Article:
Still on the subject of crowds, one of the lads behind Latics1932.co.uk asked about the possibility of getting a prestige friendly against the likes of Barcelona or Real Madrid to pull in the crowds:

 

‘We tried last pre season to carry out a little bit of an experiment by bringing over Real Zaragoza to see what sort of crowd it would generate, whether more fans would come and to be fair it was just us. The reality is that if you want to play Barcelona or Real Madrid, it will cost you two million quid just to bring them over, so is it worth it? I prefer to invest in our fans and our club and put on games like that West Ham game to get the fans in, we don’t worry about the things we cannot control, I’m quite happy with our crowds. We could maybe shout more and create a more aggressive atmosphere at home but I don’t necessarily think extra numbers will make much of a difference, I don’t know how Jonathan sees it?’

 

Jonathan: ‘It’d be great to have a full stadium but we

do what we do and keep trying to increase the crowds. We can’t get hung up on it, we prefer to look at the progression and where we’ve come from. The fact is we do have empty seats but so what – in a few years’ time when the next generation of fans come through I think we will fill the stadium, it doesn’t happen overnight. We’ve seen the increase over the last fifteen years from the last generation and these are born and bred Wiganers who support Wigan Athletic and all they’ve known is a Premier League side, which is very different to what a lot of us here grew up with! We can’t control what other fans say and think but at the end of the day it doesn’t really matter’

 

Roberto: ‘I think it should galvanise our fans if anything, bring us all closer together and make sure that we are as good as we can be with what we have. I went watching Stoke a few weeks’ back and I felt it was amazing when their fans’ were singing ‘We are a rugby team, we don’t care’ and ‘We only score from a throw in’, they have a laugh about it and that’s probably what makes them what they are – it’s a fantastic example.

 

For the players to come out in a full stadium is amazing but  for example at Stoke to have 1,400 fans screaming the way they did, I guarantee you, they prefer that than have 4,000 who just sit there quietly. If we could get that Blackpool away following at every game, in the Premier League every game is an opportunity to make history for us and if we could generate that atmosphere in every game it would really make a difference. In the warm up when the players returned to the dressing room, they were pumped up purely because of the atmosphere the fans created and felt that togetherness and we need to realise that. We haven’t beaten Chelsea, Arsenal, Liverpool or United away from home and that itself would be an achievement, like winning a trophy.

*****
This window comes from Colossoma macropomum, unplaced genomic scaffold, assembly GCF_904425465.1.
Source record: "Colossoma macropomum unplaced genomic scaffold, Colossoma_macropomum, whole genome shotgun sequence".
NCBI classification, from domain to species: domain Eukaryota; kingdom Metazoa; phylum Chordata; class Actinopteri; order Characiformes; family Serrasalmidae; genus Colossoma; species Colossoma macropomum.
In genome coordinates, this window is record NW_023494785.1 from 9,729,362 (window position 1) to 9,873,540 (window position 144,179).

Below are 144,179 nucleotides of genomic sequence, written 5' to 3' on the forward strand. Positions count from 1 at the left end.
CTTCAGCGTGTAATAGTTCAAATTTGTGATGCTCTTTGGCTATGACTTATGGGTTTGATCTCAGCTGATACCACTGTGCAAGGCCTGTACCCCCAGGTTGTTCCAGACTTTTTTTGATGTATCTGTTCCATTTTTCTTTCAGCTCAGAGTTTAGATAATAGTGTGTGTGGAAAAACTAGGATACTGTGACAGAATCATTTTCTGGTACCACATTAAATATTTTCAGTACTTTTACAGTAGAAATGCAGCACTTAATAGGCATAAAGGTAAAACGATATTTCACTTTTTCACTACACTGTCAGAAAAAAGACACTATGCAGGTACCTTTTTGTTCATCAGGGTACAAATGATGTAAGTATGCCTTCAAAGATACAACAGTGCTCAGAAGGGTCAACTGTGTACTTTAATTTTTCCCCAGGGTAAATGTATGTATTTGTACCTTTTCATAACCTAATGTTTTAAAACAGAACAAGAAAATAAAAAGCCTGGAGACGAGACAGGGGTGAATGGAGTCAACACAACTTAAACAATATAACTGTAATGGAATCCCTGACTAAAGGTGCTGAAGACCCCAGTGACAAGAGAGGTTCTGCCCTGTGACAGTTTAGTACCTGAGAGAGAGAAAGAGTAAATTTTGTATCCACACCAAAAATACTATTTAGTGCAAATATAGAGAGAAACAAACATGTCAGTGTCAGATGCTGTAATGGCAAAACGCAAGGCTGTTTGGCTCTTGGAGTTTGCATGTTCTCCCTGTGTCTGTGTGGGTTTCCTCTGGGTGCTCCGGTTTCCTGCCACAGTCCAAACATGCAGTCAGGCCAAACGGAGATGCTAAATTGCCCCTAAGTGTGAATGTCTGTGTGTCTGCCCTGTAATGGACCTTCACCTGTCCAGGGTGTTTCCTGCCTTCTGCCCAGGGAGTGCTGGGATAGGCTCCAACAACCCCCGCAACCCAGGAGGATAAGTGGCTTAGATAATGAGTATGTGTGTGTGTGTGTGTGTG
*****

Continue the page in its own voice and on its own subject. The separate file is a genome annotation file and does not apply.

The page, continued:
It would be great if we could take a massive group of fans there and make it a special occasion because we want to beat them and beating the big clubs away from home has to be the next target and maybe we’ve taken it for granted after seven years but these are still unique occasions. [At this point there was a lively debate for some time about cost and potential for putting free coaches on, the impact of people choosing to watch it in the local pubs rather than travel down to London and pay £50 a ticket for Chelsea and the novelty factor for the Blackpool game. Maybe there was a bit of hangover from the Paul Jewell era where games were written off beforehand? Maybe we just need to beat one of these teams for people to start travelling in numbers again or play a few different teams – Swansea were mentioned but this was before we knew that they were joining us]

 

One thing that has been done to death on message board forums this season has been the style and formation of the team and Griff from Cockney Latic asked how difficult it would be to keep all his forwards satisfied, especially if Boselli comes back given that there is predominantly only one striking berth?

 

‘We play with three strikers, people talk about one striker but what is really important is to have as strong a squad as we can. Who plays, I don’t make that decision, football makes the decision, whoever performs the best in training plays, it’s that simple and that’s how I keep people happy, I’d rather have extra numbers than be very weak and remember that we had 24 players available for the Stoke game. I don’t know how many other clubs who were fighting to avoid relegation who had 24 players fully fit and all desperate to play and I think that speaks volumes about the mentality and character that we’ve got around the squad and the football club.

 

I’ve seen many football clubs whom when things are going against you and you need to knuckle down, you get 5 or 6 injured players and problems here and there, people who are not prepared to give their all and put their careers at stake. I had my own problem which was to select 18 players out of the 24 for Sunday which is a magnificent problem to have.’

 

I asked how Roberto felt about the prospect of Swansea coming up and the impact that Scott Sinclair has made for them this year, any regrets about that?

 

‘Scott Sinclair has got exactly what he deserved, he needed that, he needed to go back to the Championship and play 40-odd games in order to fulfil his potential. Last year we couldn’t give him the time he needed to develop but we all saw the talent that he had, I feel he is ready for the Premier League now and could have a massive impact. At Swansea, just like I said, in the same way now my decisions were not short-term decisions made to win a game, my decisions there were always long-term to help Swansea City get in the Premier League.

 

They’ve still got the same group of players and there are players coming through now who started at 16 and there is something special there. I’m not saying it is to my credit as Brendan Rodgers has found the winning formula but there are too many people down there that I still love who work really hard and they deserve to be in the Premier League.’

 

A very apt point to break off given the confirmation yesterday that Roberto Martinez will be facing his former club Swansea City in a Premier League fixture next season. Tomorrow, we conclude the interview and discuss with Roberto players using Twitter, pre season plans, the future of Charles N’Zogbia and his own personal ambitions in football